Opinion

A year ago, pilot Capt. Dennis Sherwood died in the line of duty


by Frank Diegel - published on 30 December 2020 1088 -

photo: Sherwood family / official obituary
It has been exactly one year ago that a pilot from Sandy Hook (New York), Dennis Sherwood, died in the line of duty while attempting to board the container vessel Maersk Kensington.
What has happened since then? Has safety been improved for the pilots?

A look back

Capt. Dennis Sherwood, a pilot of Sandy Hook fell backwards off a ladder while boarding a vessel on December 30th of 2019 at 4:30 a.m. and died of his serious injury in Staten Island hospital, according to U.S. Coast Guard reports. A routine investigation of the accident has been initiated.

After the accident, the shipping company Maersk expressed its regret about the fatal accident in a short message distributed on a small maritime website.
Maersk Kensignton with non-compliant combination ladder
Maersk Kensignton with non-compliant combination ladder
Maersk Kensignton with non-compliant combination ladder
Maersk Kensignton with non-compliant combination ladder
IMPA President makes a statement to IMO on January 17th 2020 regarding the passing of Captain Dennis Sherwood. A letter to IMO was published via Twitter. Saying: “This controversial trapdoor arrangement has long been considered unsafe by pilots. It is clearly not in compliance with current SOLAS requirements.” … “Captain Sherwood’s death is a tragic reminder that much more needs to be done.” He demands further that all flag states, port states and ship operator organizations should support an initiative “to get rid of this arrangement, immediately”.
The Pacific Pilotage Authority proclaims on March 4th 2020 on the shipping inustry:
"There is a common misunderstanding amongst vessel operators that vessels built prior to 2012 are exempt from some of the requirements for pilot transfer arrangements. This is incorrect...".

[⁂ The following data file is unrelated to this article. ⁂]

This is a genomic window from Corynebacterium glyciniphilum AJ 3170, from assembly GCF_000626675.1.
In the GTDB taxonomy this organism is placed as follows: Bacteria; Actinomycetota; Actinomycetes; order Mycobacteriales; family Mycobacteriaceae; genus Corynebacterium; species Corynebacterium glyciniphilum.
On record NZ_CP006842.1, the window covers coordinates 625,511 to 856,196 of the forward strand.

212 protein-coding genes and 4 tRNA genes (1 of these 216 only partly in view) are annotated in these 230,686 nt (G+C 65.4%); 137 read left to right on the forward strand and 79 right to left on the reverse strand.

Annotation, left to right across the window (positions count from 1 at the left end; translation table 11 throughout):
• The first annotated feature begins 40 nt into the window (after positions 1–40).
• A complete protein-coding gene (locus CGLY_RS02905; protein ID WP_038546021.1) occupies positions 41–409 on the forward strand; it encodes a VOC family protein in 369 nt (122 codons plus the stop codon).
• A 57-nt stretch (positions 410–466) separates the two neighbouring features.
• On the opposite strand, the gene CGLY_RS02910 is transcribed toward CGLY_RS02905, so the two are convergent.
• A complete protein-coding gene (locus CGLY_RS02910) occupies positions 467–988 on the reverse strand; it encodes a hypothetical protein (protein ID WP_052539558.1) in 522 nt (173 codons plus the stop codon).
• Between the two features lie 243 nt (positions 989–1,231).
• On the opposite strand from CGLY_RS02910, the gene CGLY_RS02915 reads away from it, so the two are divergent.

The rules for trapdoors have been in place since 1979 and the requirement for the pilot ladder to extend above the lower platform to the height of the handrail has not changed.
Improperly rigged pilot transfer arrangement. Photo by Pacific Pilotage Authority
Improperly rigged pilot transfer arrangement. Photo by Pacific Pilotage Authority
Improperly rigged pilot transfer arrangement. Photo by Pacific Pilotage Authority
Improperly rigged pilot transfer arrangement. Photo by Pacific Pilotage Authority

What has changed until today?

In my opinion: Nothing!
Nothing has been changed on board the Maersk Kensignton, the ship continues to sail with a non-compliant "trapdoor arrangement". Some also speak of a "widow maker". All ships of the Maersk "K-Class" have the same combination ladders. They are not allowed and do not comply with the rules!


The combined arrangement of the pilot ladder and accommodation ladder were contributing factors in the death of the US pilot Capt. Dennis Sherwood, as the Pacific Pilotage Authority (Canada) stated.
Non-Compliant PBA on Maersk Kensignton (January 2020). Photo by Tom Rutter
Non-Compliant PBA on Maersk Kensignton (January 2020). Photo by Tom Rutter
Non-Compliant PBA on Maersk Kensignton (January 2020). Photo by Tom Rutter
Non-Compliant PBA on Maersk Kensignton (January 2020). Photo by Tom Rutter
Is Maersk such a big and powerful company that none of the global organisations dare to do anything about the company's non-compliant practices? It is clearly about economic interests: Replacing all non-compliant pilot ladders would be very costly for Maersk.

But also the local pilots, who have the right to reject a ship if the pilot ladder does not comply with the applicable rules and the ladder is unsafe, do not dare to take the consequences against these trapdoor arrangements. There is also economic pressure here, because no one wants to mess with the powerful shipping company Maersk, which provides employment in the port.
Often it is also - with all due respect - the unawareness of the pilots about the applicable rules in relation to the trapdoor arrangements. Or the pilot says: "We've always done it that way. The vessels of this kind have been coming for years. What's the problem?"

I can never tire of pointing out the problem of non-compliant trapdoor arrangements and supporting all those who are also fighting against these abuses. Especially today, one year after the fatal accident of Capt. Dennis Sherwood. It is time for a change. Now.
Editor's note:
Opinion pieces reflect the personal opinion of individual authors. They do not allow any conclusions to be drawn about a prevailing opinion in the respective editorial department. Opinion pieces might be deliberately formulated in a pronounced or even explicit tone and may contain biased arguments. They might be intended to polarise and stimulate discussion. In this, they deliberately differ from the factual articles you typically find on this platform, written to present facts and opinions in as balanced a manner as possible.
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